Thurston rode out to camp, aching with the strain and ravenously hungry, after toiling with his muscles for the first time in his life; for his had been days of physical ease. He had yet to learn the art of working so that every movement counted something accomplished, as did the others; besides, he had been in constant fear of losing his hold on the fence and plunging headlong amongst the trampling hoofs below, a fate that he shuddered to contemplate. He did not, however, mention that fear, or his muscle ache, to any man; he might be green, but he was not the man to whine.

When he went back into the dust and roar, Park ordered him curtly to tend the branding fire, since both crews would brand that afternoon and get the corrals cleared for the next shipment. Thurston thanked Park mentally; tending branding-fire sounded very much like child's play.

Soon the gray dust-cloud took on a shade of blue in places where the smoke from the fires cut through; a new tang smote the nostrils: the rank odor of burning hair and searing hides; a new note crept into the clamoring roar: the low-keyed blat of pain and fright.

Thurston turned away his head from the sight and the smell, and piled on wood until Park stopped him with. "Say, Bud, we ain't celebrating any election! It ain't a bonfire we want, it's heat; just keep her going and save wood all yuh can." After an hour of fire-tending Thurston decided that there were things more wearisome than "hollering 'em down the chutes." His eyes were smarting intolerably with smoke and heat, and the smell of the branding was not nice; but through the long afternoon he stuck to the work, shrewdly guessing that the others were not having any fun either. Park and "the Deacon" worked as hard as any, branding the steers as they were squeezed, one by one, fast in the little branding chutes. The setting sun shone redly through the smoke before Thurston was free to kick the half-burnt sticks apart and pour water upon them as directed by Park.

"Think yuh earned your little old dollar and thirty three cents, Bud?" Park asked him. And Thurston smiled a tired, sooty smile that seemed all teeth.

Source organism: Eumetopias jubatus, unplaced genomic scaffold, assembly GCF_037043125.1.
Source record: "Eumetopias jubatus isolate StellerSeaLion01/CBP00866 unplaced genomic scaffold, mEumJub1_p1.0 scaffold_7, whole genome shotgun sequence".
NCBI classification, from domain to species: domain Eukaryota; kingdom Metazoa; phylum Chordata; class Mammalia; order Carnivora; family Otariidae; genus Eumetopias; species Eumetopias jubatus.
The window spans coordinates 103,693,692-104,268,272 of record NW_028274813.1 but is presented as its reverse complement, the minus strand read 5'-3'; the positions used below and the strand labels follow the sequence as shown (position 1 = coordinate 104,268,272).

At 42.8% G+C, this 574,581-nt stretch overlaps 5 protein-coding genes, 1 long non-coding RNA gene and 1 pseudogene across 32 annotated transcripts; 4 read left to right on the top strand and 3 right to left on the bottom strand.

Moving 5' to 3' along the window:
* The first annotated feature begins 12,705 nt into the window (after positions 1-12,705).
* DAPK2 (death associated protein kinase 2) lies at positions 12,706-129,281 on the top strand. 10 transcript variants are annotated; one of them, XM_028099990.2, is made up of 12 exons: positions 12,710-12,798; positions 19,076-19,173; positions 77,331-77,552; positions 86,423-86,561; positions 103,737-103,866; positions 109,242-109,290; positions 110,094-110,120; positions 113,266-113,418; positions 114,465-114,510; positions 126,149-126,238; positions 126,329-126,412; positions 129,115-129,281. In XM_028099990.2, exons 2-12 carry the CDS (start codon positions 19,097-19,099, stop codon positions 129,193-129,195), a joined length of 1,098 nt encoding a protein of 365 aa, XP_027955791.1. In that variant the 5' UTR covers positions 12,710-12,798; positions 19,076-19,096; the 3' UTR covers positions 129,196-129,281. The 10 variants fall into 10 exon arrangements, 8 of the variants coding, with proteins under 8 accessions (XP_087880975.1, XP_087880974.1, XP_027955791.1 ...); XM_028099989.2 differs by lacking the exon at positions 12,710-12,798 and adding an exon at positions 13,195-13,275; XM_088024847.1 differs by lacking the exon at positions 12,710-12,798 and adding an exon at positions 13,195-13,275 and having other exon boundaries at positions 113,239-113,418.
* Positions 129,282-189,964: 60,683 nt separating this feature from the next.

"I hope so; at any rate, I have a deep, inner knowledge of the joys of branding cattle."

"Wait 'till yuh burn Lazy Eights on wriggling, blatting calves for two or three hours at a stretch before yuh talk about the joys uh branding." Park rubbed eloquently his aching biceps.

At dusk Thurston crept into his blankets, feeling that he would like the night to be at least thirty six hours long. He was just settling into a luxurious, leather-upholstered dream chair preparatory to telling Reeve-Howard his Western experiences when Park's voice bellowed into the tent:

"Roll out, boys—we got a train pulling in!"

There was hurried dressing in the dark of the bed-tent, hasty mounting, and a hastier ride through the cool night air. There were long hours at the chutes, prodding down at a wavering line of moving shadows, while the "big dipper" hung bright in the sky and lighted lanterns bobbed back and forth along the train waving signals to one another. At intervals Park's voice cut crisply through the turmoil, giving orders to men whom he could not see.

The east was lightening to a pale yellow when the men climbed at last into their saddles and galloped out to camp for a hurried breakfast. Thurston had been comforting his aching body with the promise of rest and sleep; but three thousand cattle were milling impatiently in the stockyards, so presently he found himself fanning a sickly little blaze with his hat while he endeavored to keep the smoke from his tired eyes. Of a truth, Reeve-Howard would have stared mightily at sight of him.

Once Park, passing by, smiled down upon him grimly. "Here's where yuh get the real thing in local color," he taunted, but Thurston was too busy to answer. The stress of living had dimmed his eye for the picturesque.

That night, one Philip Thurston slept as sleeps the dead. But he awoke with the others and thanked the Lord there were no more cattle to unload and brand.

When he went out on day-herd that afternoon he fancied that he was getting into the midst of things and taking his place with the veterans. He would have been filled with resentment had he suspected the truth: that Park carefully eased those first days of his novitiate. That was why none of the night-guarding fell to him until they had left Billings many miles behind them.